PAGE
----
Held under the theme ‘Future Nurses: Providing Health for All,’ 24 nursing cadets, all females, from various high schools on the island successfully completed this year’s Public Hospitals Authority GBHS and Ministry of Health Nursing Cadet Programme, giving them first-hand knowledge of the exciting and rewarding career field of nursing.
The 2018/2019 Nursing Cadet Programme closing ceremony was held yesterday – Thursday, May 16 – in the foyer of the Rand Memorial Hospital.
GBHS, Principal Nursing Officer Cherlyn Bain brought remarks on behalf of the GBHS, in the absence of Hospital Administrator Sharon Williams.
She noted that the Nursing Cadet Programme was started over a decade ago with the main purpose of sensitizing young persons, students whether public or private, to the culture of nursing in The Bahamas, in a controlled environment.
“This was actually birthed from the Ministry of Health and there are some fringe benefits that I will mention for those that have completed and decide to go into nursing as a life long profession.
“The main benefit is to have participants of this programme, upon completion of the BSN, the level we are now at, at the University of The Bahamas, enroll, complete and register with the Nursing Council and then enjoy some of the benefits that are afforded.
“As a UB student, the entire tuition will be paid by the Ministry of Health, which we call a Nursing Grant and so I need all of you to be enrolled,” encouraged Bain.
“We know that college tuition can be very expensive for some, but we are talking about a four-year programme, right here in The Bahamas. Our nursing programme in The Bahamas is second to none in the world,” said Bain.
“It is an understatement to announce that the number of registered nurses, in particular, is a global challenge and The Bahamas is no exception.
“Right here in Grand Bahama, we are short of about 55 registered nurses and I will tell you why. Health (which is a part of your theme), providing health care for all encompasses not only health care delivery in the hospitals but also in the various clinics, at home and the schools. Because of that, we want to make sure that we deliver quality health care to persons throughout the community. That is what National Health Insurance is all about and for us to meet the people where they are; I need qualified nurses to do so.
“The Government of The Bahamas took a proactive step by establishing such a program like this, and, as I foresaid, it will be fully funded, upon completion of the Bachelors of Science degree in Nursing,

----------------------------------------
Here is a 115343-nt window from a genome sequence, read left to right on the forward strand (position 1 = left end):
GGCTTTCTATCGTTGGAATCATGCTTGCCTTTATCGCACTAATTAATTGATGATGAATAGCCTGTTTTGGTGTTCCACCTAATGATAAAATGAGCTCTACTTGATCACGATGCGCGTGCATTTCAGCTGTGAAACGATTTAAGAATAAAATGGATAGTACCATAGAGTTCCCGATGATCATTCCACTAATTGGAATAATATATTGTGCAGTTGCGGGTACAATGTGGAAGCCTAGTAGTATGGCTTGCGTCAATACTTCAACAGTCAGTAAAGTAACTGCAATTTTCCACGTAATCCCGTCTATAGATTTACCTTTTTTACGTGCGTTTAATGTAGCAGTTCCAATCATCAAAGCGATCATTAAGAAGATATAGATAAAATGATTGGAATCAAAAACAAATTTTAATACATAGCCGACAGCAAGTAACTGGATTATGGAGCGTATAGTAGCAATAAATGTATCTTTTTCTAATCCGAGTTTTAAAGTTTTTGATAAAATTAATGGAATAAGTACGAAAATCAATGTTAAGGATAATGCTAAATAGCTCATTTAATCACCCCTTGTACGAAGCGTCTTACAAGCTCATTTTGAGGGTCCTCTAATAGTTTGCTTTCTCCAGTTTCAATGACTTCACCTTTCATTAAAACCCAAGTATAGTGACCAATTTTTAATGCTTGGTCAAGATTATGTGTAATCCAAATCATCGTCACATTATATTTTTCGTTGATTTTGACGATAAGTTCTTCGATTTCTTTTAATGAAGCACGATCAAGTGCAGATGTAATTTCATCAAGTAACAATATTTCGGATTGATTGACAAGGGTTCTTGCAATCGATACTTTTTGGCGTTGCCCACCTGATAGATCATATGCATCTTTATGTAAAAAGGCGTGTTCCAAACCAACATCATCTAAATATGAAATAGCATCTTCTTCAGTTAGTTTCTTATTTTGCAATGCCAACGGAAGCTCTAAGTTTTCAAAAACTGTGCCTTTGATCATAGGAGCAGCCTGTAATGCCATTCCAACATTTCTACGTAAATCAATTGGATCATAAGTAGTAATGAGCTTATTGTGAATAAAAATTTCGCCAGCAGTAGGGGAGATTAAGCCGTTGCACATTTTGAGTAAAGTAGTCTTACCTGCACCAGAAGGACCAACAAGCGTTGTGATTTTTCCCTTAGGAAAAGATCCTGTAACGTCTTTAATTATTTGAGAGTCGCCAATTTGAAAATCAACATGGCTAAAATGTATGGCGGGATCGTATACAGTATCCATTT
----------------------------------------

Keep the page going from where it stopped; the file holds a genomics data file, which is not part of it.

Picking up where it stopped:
“Graduates of this Cadets Programme take this opportunity and make bold decisions to enroll and have a voice to change the health care delivery system of your country, and also in nursing in this country.
“Health is our patients’ right and should be the right of all patients. That right should be inclusive and not exclusive. I entreat all of you to remain focused and stay aligned to divine purpose and destiny by allowing room for good decision making and more so, to choose nursing as a profession,” concluded Bain.
Guest speaker, part time Nursing Counselor, University of The Bahamas Northern Campus, Dr. Christine Higgs, Ed.D., RM shared with the cadets, “We are in a dynamic, changing world; a world that is changing from the aspect of the environment, economically, by means of social tenures as well as technologically. The world is changing from that which our grandparents and parents inhabited. Because of the rapid changing pace it is hard to perceive what the future might look like.
“Though the world has changed, nursing values have not changed. As nurses, we know that compassionate care delivered with courage, commitment and competence is our established and highest priority, and it is the rock on which our code of ethics, the International Council of Nursing Standards are built.”
She continued, “Technology will assist us in caring for our clients, young ladies, by measuring vital signs, monitoring the need for more exercise, evaluating our nutritional status and assessing our medication intake.
“One of the things that you need to do as we go along is to prepare yourselves to meet purpose through nursing education. During the past four decades, the health care delivery system has changed and so has the education and the role of nurses, in particular, there have been changes where nurses do have a voice to lead and yes, this voice comes with challenges from other health care workers.
“While nurses are educated and trained to do more, they are challenged by other members of the health team. However, given the great need for more affordable care, and as you are preparing to provide, you will be the leaders to expand this larger role of nurses within the health care system, both in delivering care and in decision making strategies.
“As our work changes are occurring, we are further challenged that our values remain aligned, recognized and respected,” added Higgs.
Following her address, the cadets were all presented with their certificates and awards for successfully completing this year’s Nursing Cadet Programme
Cadet Keyandra Martin thanked all involved in the programme and those who made it such an enlightening experience for herself and her peers. “The Nursing Cadets you see here today aspire to be agents of change. We are the future nurses of the Public Hospitals Authority of the Grand Bahama Health Services.”